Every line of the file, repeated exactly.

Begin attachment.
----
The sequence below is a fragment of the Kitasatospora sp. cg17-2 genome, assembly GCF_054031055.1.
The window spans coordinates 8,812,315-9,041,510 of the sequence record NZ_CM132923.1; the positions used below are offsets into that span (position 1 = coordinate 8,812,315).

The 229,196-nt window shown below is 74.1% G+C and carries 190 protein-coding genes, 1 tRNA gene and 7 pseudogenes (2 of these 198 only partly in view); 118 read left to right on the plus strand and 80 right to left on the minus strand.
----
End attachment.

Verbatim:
The sequence below is a fragment of the Kitasatospora sp. cg17-2 genome, assembly GCF_054031055.1.
The window spans coordinates 8,812,315-9,041,510 of the sequence record NZ_CM132923.1; the positions used below are offsets into that span (position 1 = coordinate 8,812,315).

The 229,196-nt window shown below is 74.1% G+C and carries 190 protein-coding genes, 1 tRNA gene and 7 pseudogenes (2 of these 198 only partly in view); 118 read left to right on the plus strand and 80 right to left on the minus strand.